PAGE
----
Joan Anita Barbara Armatrading is a Kittitian-English singer-songwriter and guitarist.
A three-time Grammy Award nominee, Armatrading has also been nominated twice for BRIT Awards as Best Female Artist. She received an Ivor Novello Award for Outstanding Contemporary Song Collection in 1996.
In a recording career spanning nearly 50 years, Armatrading has released 20 studio albums, as well as several live albums and compilations.
She’s a little long-winded, but that’s mostly because she puts so much thought into her relationships, which in turn is because she puts so much feeling into them; this is one of those rare pop stars who’s invariably serious but never pompous, which is why she isn’t a bigger star. (Christgau’s Record Guide: The ’80s (1990))Armatrading possesses the vocal range of a contralto. Her music draws on a wide range of influences including rock, folk, jazz, blues, soul, and reggae.
Her songs have been described as “some of the most deeply personal and emotionally naked … of our times”. In a 2003 interview, she said: “My songs aren’t about me at all. They’re always about love, the pain and anguish of it. But the way I’ve always written is from observation. They’re about what I see other people going through. If the songs were about me I’d be so embarrassed I don’t think I’d be able to walk out the front door.” She went on to say: “the optimistic songs reveal a bit more of me because that’s how I feel. I’m definitely a ‘glass is half full’ kind of a person.” Many of her lyrics do not specify the gender of their subjects and she frequently uses the word “you” rather than a gender pronoun. (wikipedia)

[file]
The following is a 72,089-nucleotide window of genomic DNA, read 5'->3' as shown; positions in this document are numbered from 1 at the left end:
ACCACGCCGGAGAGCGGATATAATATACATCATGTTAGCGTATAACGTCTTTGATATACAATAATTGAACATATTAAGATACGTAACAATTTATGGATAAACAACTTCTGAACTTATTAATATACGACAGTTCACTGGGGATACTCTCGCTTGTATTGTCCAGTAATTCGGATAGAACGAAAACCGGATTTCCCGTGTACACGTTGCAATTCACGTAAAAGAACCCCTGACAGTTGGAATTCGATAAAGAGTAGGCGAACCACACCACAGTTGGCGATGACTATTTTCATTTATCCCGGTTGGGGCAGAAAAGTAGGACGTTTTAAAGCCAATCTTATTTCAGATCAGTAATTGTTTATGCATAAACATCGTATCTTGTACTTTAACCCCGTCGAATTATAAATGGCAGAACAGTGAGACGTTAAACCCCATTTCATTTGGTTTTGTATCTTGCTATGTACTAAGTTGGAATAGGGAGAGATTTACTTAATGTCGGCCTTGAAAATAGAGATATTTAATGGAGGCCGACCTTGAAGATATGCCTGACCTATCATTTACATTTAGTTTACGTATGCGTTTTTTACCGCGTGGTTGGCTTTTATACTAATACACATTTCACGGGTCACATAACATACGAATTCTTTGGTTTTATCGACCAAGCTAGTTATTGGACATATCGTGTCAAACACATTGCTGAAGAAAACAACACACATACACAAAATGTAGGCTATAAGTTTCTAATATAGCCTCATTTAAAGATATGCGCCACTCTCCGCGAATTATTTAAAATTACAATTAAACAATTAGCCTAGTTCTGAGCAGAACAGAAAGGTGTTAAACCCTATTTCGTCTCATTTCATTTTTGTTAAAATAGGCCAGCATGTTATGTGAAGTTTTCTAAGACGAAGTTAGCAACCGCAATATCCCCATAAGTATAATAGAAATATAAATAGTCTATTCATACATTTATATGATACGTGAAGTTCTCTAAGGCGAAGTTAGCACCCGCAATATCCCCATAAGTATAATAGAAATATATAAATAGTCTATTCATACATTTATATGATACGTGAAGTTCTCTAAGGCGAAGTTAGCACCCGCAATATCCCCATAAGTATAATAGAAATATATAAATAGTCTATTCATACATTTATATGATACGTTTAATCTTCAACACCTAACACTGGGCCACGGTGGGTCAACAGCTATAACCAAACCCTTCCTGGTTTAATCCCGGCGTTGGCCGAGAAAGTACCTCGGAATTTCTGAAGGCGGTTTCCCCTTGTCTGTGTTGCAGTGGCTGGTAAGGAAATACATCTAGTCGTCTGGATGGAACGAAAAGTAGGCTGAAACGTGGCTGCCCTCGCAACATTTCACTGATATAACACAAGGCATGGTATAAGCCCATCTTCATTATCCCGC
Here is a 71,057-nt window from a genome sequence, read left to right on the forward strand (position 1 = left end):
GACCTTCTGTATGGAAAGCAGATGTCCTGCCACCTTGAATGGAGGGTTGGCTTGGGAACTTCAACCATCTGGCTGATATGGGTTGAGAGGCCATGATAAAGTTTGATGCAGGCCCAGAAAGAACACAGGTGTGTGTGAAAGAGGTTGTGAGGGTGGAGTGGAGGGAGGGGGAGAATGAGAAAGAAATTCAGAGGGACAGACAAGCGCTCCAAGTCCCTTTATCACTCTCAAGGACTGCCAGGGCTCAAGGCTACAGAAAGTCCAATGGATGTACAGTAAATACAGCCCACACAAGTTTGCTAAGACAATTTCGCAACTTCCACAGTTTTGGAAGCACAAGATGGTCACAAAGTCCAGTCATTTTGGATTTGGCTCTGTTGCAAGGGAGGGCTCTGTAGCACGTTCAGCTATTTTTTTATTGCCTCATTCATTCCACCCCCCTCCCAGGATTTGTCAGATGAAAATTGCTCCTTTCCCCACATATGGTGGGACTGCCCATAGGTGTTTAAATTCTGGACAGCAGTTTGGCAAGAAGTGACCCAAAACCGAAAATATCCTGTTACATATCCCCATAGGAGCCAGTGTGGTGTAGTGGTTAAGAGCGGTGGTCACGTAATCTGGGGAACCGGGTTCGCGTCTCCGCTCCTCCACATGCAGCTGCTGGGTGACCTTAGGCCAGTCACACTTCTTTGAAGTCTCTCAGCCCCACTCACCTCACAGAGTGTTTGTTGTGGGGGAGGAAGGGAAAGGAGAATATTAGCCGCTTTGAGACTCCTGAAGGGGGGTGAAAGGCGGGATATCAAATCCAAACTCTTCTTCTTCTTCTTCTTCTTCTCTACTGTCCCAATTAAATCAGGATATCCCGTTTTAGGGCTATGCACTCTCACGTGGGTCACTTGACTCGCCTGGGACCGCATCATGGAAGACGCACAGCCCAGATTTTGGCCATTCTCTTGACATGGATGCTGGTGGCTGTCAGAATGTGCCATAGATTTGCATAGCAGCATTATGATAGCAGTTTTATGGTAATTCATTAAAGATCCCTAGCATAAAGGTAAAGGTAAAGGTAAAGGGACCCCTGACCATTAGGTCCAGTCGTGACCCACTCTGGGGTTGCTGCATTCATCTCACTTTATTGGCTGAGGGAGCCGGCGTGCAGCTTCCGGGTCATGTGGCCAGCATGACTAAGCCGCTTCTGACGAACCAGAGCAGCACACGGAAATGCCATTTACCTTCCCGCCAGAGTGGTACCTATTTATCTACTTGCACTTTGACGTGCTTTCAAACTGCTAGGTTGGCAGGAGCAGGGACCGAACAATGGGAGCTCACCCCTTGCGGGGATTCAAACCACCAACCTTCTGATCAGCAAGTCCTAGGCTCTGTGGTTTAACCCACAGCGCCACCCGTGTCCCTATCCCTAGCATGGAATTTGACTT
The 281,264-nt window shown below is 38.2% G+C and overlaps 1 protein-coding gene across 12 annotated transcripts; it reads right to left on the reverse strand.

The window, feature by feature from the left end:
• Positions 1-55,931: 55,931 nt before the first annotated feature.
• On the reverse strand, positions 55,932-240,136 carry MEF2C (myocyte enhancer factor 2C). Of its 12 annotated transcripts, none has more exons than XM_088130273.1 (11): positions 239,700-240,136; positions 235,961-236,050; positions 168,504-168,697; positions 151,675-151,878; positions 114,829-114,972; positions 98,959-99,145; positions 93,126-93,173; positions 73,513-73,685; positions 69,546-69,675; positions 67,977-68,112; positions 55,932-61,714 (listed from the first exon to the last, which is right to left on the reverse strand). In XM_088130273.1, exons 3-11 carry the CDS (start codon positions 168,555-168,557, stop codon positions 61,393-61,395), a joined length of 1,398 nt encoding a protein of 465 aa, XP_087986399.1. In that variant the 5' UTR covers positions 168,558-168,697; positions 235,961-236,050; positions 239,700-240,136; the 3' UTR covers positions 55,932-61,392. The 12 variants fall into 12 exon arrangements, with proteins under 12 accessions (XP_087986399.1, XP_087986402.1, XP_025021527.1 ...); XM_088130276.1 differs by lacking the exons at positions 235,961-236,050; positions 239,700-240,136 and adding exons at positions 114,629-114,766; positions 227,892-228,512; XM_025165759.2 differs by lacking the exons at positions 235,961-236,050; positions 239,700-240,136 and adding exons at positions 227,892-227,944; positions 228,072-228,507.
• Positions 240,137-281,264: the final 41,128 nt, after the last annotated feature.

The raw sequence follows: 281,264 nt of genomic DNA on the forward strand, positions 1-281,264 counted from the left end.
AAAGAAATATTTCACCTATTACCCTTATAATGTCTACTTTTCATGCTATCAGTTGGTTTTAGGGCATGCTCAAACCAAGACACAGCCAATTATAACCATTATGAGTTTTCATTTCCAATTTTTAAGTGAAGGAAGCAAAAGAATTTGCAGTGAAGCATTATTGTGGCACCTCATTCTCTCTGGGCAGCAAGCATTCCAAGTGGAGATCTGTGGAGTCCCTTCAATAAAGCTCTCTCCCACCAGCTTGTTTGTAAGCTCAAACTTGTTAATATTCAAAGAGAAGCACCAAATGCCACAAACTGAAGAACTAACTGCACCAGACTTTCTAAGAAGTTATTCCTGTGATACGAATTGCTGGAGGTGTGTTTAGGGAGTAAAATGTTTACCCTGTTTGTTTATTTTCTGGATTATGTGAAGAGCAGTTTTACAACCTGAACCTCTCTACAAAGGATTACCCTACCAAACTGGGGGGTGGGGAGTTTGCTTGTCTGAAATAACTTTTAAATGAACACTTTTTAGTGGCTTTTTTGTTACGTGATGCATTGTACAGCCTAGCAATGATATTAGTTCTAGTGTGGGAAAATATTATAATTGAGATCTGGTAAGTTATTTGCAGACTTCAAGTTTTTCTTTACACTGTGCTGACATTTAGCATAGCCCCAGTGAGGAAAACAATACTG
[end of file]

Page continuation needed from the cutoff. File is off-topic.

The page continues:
And here´s a low-budget sampler, but a real nice and good sampler.
Over thirty years after this show was captured for the King Biscuit Flower Hour at the Hammersmith Odeon in London, at the Hammersmith Odeon in London, the music of singer/songwriter Joan Armatrading still stands the test of time. This was the dawn of her career when, after becoming a press darling in her native U.K. in 1976, she embarked on a campaign to break out in the states. This recording marks her return to London, after Armatrading had finished her first U.S. tour and done extensive promotion for her current LP on A&M Records.
It is clear from these tracks that she is home and happy to be there. She performs with incredible emotion and zest, especially on the up-tempo tracks “Help Yourself,” “Show Some Emotion,” and “Love and Affection,” which were among the biggest tracks for her outside of the U.K. Other songs in this set, performed with her band of excellent musicians, include “Cool Blue Stole My Heart” and the coy number “Kissin’ and Huggin’.”
Joan Armatrading would never break through to big audiences outside of the U.K., but she built enough of a core audience to allow her to tour worldwide for more than two decades after this show was recorded. Of course, in England Armatrading remained a big star, and still performs regularly today, often playing sold out U.K. tours and large summer music festivals.
Recorded live at the Hammersmith Odeon, London, UK; November 5, 1977:
Joan Armatrading (vocals, guitar, piano)
Quitman Dennis (saxophone, flute)
Jerry Donahue (guitar)
Brian Garfalo (bass)
David Kemper (drums)
01. Never Is Too Late 7.37
02. Show Some Emotion 4.28
03. Willow 6.16
04. Opportunity 3.43
05. Won’t You Come On Home 4.06
06. Steppin’ Out 4.12
07. Love And Affection 5.13
08. Cool Blue Stole My Heart 6.23
09. Mama Mercy 4.41
10. Kissin’ And A Huggin’ 4.55
11. Tall In The Saddle 7.22
All songs written by Joan Armatrading
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